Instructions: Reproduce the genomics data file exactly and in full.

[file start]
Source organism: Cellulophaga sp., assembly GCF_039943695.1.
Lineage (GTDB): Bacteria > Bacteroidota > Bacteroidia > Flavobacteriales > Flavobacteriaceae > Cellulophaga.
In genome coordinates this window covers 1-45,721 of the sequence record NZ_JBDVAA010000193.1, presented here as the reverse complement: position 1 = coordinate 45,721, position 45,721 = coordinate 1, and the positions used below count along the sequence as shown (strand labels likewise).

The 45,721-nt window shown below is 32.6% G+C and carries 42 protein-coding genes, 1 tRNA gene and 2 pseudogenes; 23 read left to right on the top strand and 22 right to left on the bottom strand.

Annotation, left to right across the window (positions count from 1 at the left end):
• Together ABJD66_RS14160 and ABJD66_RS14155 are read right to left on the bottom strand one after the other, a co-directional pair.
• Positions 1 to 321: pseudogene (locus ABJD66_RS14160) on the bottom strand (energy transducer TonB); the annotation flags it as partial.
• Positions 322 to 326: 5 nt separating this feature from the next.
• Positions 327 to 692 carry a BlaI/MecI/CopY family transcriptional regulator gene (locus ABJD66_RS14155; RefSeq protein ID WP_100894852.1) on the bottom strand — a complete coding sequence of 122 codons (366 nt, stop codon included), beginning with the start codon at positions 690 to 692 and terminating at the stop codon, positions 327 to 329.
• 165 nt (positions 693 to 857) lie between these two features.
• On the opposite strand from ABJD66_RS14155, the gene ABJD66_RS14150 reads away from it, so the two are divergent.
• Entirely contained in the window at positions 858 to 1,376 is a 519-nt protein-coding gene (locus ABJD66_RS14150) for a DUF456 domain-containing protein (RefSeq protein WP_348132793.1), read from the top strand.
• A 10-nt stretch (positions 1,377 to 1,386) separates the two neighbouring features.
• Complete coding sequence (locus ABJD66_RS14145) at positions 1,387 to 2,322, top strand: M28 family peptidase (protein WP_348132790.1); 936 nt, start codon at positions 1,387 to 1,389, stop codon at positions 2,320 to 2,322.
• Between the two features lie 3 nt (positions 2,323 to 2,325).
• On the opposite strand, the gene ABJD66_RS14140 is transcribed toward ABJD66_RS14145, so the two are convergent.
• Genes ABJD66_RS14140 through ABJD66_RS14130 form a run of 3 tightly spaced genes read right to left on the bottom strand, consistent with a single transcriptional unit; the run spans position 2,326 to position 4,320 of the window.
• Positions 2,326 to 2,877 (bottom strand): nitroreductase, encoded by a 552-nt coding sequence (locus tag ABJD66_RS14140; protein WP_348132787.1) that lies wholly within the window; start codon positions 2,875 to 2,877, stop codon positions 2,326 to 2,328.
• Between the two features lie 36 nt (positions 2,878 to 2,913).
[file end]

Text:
Source organism: Cellulophaga sp., assembly GCF_039943695.1.
Lineage (GTDB): Bacteria > Bacteroidota > Bacteroidia > Flavobacteriales > Flavobacteriaceae > Cellulophaga.
In genome coordinates this window covers 1-45,721 of the sequence record NZ_JBDVAA010000193.1, presented here as the reverse complement: position 1 = coordinate 45,721, position 45,721 = coordinate 1, and the positions used below count along the sequence as shown (strand labels likewise).

The 45,721-nt window shown below is 32.6% G+C and carries 42 protein-coding genes, 1 tRNA gene and 2 pseudogenes; 23 read left to right on the top strand and 22 right to left on the bottom strand.

Annotation, left to right across the window (positions count from 1 at the left end):
• Together ABJD66_RS14160 and ABJD66_RS14155 are read right to left on the bottom strand one after the other, a co-directional pair.
• Positions 1 to 321: pseudogene (locus ABJD66_RS14160) on the bottom strand (energy transducer TonB); the annotation flags it as partial.
• Positions 322 to 326: 5 nt separating this feature from the next.
• Positions 327 to 692 carry a BlaI/MecI/CopY family transcriptional regulator gene (locus ABJD66_RS14155; RefSeq protein ID WP_100894852.1) on the bottom strand — a complete coding sequence of 122 codons (366 nt, stop codon included), beginning with the start codon at positions 690 to 692 and terminating at the stop codon, positions 327 to 329.
• 165 nt (positions 693 to 857) lie between these two features.
• On the opposite strand from ABJD66_RS14155, the gene ABJD66_RS14150 reads away from it, so the two are divergent.
• Entirely contained in the window at positions 858 to 1,376 is a 519-nt protein-coding gene (locus ABJD66_RS14150) for a DUF456 domain-containing protein (RefSeq protein WP_348132793.1), read from the top strand.
• A 10-nt stretch (positions 1,377 to 1,386) separates the two neighbouring features.
• Complete coding sequence (locus ABJD66_RS14145) at positions 1,387 to 2,322, top strand: M28 family peptidase (protein WP_348132790.1); 936 nt, start codon at positions 1,387 to 1,389, stop codon at positions 2,320 to 2,322.
• Between the two features lie 3 nt (positions 2,323 to 2,325).
• On the opposite strand, the gene ABJD66_RS14140 is transcribed toward ABJD66_RS14145, so the two are convergent.
• Genes ABJD66_RS14140 through ABJD66_RS14130 form a run of 3 tightly spaced genes read right to left on the bottom strand, consistent with a single transcriptional unit; the run spans position 2,326 to position 4,320 of the window.
• Positions 2,326 to 2,877 (bottom strand): nitroreductase, encoded by a 552-nt coding sequence (locus tag ABJD66_RS14140; protein WP_348132787.1) that lies wholly within the window; start codon positions 2,875 to 2,877, stop codon positions 2,326 to 2,328.
• Between the two features lie 36 nt (positions 2,878 to 2,913).